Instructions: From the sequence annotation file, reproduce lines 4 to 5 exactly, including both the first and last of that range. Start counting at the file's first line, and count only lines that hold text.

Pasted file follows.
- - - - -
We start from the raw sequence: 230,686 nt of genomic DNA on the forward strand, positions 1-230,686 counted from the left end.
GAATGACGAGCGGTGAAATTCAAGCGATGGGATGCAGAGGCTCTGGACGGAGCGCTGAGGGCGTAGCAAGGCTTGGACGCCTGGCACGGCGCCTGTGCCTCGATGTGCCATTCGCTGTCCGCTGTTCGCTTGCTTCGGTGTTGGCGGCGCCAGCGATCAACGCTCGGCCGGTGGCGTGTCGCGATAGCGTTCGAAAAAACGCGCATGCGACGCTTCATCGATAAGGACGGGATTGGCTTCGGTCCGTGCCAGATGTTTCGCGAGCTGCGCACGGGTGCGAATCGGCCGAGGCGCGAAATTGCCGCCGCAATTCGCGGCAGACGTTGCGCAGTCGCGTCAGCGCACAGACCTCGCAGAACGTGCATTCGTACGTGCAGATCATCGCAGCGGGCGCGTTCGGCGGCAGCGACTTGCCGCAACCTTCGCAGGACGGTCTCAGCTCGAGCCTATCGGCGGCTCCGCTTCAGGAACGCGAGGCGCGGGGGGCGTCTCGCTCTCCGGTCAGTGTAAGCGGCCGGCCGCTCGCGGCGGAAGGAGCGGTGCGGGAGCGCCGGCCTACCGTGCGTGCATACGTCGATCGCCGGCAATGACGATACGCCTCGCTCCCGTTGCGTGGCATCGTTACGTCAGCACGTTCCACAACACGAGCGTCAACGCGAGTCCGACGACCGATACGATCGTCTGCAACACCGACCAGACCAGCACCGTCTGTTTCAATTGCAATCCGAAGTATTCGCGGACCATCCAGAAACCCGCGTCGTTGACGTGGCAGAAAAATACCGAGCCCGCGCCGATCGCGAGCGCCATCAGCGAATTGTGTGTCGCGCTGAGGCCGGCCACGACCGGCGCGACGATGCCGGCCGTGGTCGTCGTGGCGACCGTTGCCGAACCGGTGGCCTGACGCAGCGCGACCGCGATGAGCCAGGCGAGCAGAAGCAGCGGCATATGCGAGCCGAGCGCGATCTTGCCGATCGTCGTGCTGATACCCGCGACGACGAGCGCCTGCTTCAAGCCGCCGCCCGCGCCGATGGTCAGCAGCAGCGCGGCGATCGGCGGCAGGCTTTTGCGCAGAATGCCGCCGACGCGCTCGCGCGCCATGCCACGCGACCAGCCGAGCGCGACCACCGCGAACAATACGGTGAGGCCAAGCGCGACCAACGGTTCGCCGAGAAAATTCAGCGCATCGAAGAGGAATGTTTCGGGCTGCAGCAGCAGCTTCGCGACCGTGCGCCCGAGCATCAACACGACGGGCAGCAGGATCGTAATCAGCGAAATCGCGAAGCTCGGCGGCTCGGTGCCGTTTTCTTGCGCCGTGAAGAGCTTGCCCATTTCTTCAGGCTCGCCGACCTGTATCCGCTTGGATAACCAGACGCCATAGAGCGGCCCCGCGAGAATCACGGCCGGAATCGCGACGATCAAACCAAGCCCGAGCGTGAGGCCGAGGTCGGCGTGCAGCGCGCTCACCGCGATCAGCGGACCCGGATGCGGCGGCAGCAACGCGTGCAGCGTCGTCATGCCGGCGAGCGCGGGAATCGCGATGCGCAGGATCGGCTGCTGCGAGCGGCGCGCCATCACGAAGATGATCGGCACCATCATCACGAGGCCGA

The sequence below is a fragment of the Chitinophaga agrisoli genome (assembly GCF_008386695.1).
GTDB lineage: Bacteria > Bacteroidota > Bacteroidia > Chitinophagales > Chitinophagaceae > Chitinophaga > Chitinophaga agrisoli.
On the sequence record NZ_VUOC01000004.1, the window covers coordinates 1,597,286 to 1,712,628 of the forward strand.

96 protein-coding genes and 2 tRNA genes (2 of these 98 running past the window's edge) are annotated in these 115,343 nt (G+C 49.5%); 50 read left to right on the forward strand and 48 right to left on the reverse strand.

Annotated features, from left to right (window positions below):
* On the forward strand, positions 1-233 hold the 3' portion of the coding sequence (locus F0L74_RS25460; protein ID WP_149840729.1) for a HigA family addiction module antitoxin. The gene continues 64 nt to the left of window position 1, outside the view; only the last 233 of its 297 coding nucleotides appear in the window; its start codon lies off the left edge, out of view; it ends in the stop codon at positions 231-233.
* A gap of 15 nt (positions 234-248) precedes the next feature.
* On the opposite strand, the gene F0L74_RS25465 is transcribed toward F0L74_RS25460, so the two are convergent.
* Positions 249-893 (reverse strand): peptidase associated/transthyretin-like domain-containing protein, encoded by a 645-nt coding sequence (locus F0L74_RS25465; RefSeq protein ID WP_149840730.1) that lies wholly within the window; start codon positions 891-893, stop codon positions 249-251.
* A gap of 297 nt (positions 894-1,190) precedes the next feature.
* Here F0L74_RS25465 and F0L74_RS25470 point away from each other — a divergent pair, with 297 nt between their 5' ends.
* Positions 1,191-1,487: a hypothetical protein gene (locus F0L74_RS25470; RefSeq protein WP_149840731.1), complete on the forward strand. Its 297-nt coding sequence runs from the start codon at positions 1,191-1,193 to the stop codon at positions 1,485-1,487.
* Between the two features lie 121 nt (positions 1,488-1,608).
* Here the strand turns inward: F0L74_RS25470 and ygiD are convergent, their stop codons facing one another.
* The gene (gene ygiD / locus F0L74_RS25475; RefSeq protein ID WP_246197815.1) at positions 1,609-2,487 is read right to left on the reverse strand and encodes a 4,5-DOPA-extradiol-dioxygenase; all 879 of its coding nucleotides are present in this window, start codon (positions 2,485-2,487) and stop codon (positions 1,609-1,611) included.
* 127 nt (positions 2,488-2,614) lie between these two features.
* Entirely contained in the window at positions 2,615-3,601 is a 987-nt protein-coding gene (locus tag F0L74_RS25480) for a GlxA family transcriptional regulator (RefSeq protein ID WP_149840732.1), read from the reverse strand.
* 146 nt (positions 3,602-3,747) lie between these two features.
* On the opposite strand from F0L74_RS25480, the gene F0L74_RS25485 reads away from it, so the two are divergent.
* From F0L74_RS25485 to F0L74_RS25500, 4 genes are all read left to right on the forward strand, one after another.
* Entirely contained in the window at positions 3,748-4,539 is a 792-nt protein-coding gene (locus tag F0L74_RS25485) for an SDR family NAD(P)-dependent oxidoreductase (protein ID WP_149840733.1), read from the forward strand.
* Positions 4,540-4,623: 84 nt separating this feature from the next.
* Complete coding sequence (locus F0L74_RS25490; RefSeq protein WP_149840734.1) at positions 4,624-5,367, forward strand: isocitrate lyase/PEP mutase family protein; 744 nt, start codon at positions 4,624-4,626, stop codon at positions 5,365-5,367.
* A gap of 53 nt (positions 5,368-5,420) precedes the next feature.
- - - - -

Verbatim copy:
GTDB lineage: Bacteria > Bacteroidota > Bacteroidia > Chitinophagales > Chitinophagaceae > Chitinophaga > Chitinophaga agrisoli.
On the sequence record NZ_VUOC01000004.1, the window covers coordinates 1,597,286 to 1,712,628 of the forward strand.